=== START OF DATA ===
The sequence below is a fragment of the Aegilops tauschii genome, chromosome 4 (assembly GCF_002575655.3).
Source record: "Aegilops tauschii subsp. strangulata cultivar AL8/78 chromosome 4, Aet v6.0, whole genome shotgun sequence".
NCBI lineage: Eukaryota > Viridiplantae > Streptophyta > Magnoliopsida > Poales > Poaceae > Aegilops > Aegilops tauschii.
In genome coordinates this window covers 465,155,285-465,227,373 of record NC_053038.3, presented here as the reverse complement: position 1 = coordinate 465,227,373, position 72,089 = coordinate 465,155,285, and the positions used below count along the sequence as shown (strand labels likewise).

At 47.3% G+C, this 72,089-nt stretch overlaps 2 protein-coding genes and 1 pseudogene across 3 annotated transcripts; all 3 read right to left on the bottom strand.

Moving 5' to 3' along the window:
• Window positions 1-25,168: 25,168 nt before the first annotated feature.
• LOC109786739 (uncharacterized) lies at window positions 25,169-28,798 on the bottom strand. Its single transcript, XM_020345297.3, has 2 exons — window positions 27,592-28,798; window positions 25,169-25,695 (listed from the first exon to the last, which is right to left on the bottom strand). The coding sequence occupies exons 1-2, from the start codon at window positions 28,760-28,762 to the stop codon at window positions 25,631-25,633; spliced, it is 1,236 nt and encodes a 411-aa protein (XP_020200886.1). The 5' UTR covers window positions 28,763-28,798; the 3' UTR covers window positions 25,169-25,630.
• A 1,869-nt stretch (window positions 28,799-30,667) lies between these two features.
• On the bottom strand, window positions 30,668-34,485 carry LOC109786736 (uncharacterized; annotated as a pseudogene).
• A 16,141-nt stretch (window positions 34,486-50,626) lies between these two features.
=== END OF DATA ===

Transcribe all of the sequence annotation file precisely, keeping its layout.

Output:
The sequence below is a fragment of the Aegilops tauschii genome, chromosome 4 (assembly GCF_002575655.3).
Source record: "Aegilops tauschii subsp. strangulata cultivar AL8/78 chromosome 4, Aet v6.0, whole genome shotgun sequence".
NCBI lineage: Eukaryota > Viridiplantae > Streptophyta > Magnoliopsida > Poales > Poaceae > Aegilops > Aegilops tauschii.
In genome coordinates this window covers 465,155,285-465,227,373 of record NC_053038.3, presented here as the reverse complement: position 1 = coordinate 465,227,373, position 72,089 = coordinate 465,155,285, and the positions used below count along the sequence as shown (strand labels likewise).

At 47.3% G+C, this 72,089-nt stretch overlaps 2 protein-coding genes and 1 pseudogene across 3 annotated transcripts; all 3 read right to left on the bottom strand.

Moving 5' to 3' along the window:
• Window positions 1-25,168: 25,168 nt before the first annotated feature.
• LOC109786739 (uncharacterized) lies at window positions 25,169-28,798 on the bottom strand. Its single transcript, XM_020345297.3, has 2 exons — window positions 27,592-28,798; window positions 25,169-25,695 (listed from the first exon to the last, which is right to left on the bottom strand). The coding sequence occupies exons 1-2, from the start codon at window positions 28,760-28,762 to the stop codon at window positions 25,631-25,633; spliced, it is 1,236 nt and encodes a 411-aa protein (XP_020200886.1). The 5' UTR covers window positions 28,763-28,798; the 3' UTR covers window positions 25,169-25,630.
• A 1,869-nt stretch (window positions 28,799-30,667) lies between these two features.
• On the bottom strand, window positions 30,668-34,485 carry LOC109786736 (uncharacterized; annotated as a pseudogene).
• A 16,141-nt stretch (window positions 34,486-50,626) lies between these two features.